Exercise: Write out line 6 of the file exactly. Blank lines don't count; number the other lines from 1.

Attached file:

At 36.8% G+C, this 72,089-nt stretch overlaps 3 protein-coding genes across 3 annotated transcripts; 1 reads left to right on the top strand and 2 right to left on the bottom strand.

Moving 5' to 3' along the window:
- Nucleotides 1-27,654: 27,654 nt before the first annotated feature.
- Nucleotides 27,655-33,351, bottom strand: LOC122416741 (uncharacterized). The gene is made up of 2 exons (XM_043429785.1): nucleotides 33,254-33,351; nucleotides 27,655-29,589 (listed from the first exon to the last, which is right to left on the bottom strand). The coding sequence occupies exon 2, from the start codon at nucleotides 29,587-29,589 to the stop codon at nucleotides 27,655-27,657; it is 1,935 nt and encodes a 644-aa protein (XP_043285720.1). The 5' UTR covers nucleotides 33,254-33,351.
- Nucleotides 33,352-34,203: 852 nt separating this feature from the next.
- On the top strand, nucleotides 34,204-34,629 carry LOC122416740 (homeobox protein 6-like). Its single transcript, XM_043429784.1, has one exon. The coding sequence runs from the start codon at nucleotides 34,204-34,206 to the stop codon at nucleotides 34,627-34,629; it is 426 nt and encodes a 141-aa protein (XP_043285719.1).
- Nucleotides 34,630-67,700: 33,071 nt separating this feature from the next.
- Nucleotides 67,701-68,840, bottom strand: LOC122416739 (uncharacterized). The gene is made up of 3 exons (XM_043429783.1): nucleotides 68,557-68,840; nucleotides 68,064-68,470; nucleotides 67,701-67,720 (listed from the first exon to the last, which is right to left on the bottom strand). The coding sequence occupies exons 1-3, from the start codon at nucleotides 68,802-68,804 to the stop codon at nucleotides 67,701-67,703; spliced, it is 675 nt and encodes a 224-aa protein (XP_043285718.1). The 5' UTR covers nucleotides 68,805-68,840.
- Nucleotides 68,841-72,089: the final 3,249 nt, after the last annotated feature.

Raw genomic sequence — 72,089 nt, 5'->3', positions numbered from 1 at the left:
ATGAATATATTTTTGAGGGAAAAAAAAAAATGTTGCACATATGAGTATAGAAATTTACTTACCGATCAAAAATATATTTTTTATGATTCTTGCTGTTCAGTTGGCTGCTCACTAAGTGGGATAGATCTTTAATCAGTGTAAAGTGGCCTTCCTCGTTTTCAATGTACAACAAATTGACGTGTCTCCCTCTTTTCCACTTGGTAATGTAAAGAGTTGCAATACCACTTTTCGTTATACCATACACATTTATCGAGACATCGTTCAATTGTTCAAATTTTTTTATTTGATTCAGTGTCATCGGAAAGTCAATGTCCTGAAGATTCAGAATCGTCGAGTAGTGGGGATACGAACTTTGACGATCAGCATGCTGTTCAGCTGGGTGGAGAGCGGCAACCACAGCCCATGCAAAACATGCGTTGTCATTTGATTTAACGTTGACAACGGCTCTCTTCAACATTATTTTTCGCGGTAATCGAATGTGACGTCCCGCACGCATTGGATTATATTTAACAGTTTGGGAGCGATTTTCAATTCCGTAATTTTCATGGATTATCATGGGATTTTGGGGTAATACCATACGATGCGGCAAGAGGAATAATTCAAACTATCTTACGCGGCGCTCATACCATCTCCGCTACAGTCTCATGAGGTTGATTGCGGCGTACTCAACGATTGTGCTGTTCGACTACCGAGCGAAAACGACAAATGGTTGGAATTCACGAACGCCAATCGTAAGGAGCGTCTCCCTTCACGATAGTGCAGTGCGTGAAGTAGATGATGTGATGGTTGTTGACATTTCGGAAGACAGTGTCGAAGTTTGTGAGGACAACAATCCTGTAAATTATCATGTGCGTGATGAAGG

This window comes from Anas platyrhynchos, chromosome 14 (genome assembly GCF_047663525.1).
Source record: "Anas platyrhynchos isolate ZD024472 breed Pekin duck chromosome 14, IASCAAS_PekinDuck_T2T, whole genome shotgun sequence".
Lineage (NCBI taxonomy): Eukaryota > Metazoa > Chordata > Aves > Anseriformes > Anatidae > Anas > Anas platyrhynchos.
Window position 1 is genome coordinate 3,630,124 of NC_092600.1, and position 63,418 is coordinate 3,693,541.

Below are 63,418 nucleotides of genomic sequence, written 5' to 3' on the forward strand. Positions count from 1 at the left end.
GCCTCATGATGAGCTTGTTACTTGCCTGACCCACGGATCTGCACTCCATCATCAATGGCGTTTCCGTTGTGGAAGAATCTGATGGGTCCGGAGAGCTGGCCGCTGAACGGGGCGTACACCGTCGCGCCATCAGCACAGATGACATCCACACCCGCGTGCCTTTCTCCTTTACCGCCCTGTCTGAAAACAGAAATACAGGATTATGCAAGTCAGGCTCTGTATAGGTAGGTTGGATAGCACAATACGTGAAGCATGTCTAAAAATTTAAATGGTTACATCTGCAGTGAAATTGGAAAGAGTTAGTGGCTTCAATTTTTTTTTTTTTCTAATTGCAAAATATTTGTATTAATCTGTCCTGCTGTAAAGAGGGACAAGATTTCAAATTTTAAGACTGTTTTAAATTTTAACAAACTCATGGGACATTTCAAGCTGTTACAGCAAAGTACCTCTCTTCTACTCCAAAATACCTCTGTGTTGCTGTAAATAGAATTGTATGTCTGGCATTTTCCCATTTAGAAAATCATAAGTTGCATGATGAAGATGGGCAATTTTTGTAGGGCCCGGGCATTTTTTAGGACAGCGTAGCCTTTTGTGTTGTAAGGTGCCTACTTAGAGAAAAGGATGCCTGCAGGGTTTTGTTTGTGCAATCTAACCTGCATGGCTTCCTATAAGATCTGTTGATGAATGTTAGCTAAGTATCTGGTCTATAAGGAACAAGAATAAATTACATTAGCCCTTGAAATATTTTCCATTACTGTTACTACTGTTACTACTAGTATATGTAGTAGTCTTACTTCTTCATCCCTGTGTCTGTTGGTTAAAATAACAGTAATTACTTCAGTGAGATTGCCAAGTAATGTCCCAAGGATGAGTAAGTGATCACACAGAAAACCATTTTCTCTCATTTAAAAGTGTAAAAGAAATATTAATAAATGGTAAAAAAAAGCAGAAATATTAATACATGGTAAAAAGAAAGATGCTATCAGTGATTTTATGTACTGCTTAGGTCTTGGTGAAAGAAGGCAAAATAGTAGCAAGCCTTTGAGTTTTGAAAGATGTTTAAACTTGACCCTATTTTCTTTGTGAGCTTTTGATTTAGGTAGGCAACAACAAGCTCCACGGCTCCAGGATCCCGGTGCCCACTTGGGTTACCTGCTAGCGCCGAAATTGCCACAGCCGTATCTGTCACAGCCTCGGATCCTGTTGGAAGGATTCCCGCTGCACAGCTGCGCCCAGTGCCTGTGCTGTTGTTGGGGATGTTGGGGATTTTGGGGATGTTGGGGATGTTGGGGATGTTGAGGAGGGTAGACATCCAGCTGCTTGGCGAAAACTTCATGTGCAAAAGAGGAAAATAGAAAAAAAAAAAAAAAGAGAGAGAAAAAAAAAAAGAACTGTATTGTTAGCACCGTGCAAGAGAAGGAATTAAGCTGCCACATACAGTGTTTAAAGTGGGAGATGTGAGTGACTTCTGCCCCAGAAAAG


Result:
- On the top strand, nucleotides 34,204-34,629 carry LOC122416740 (homeobox protein 6-like). Its single transcript, XM_043429784.1, has one exon. The coding sequence runs from the start codon at nucleotides 34,204-34,206 to the stop codon at nucleotides 34,627-34,629; it is 426 nt and encodes a 141-aa protein (XP_043285719.1).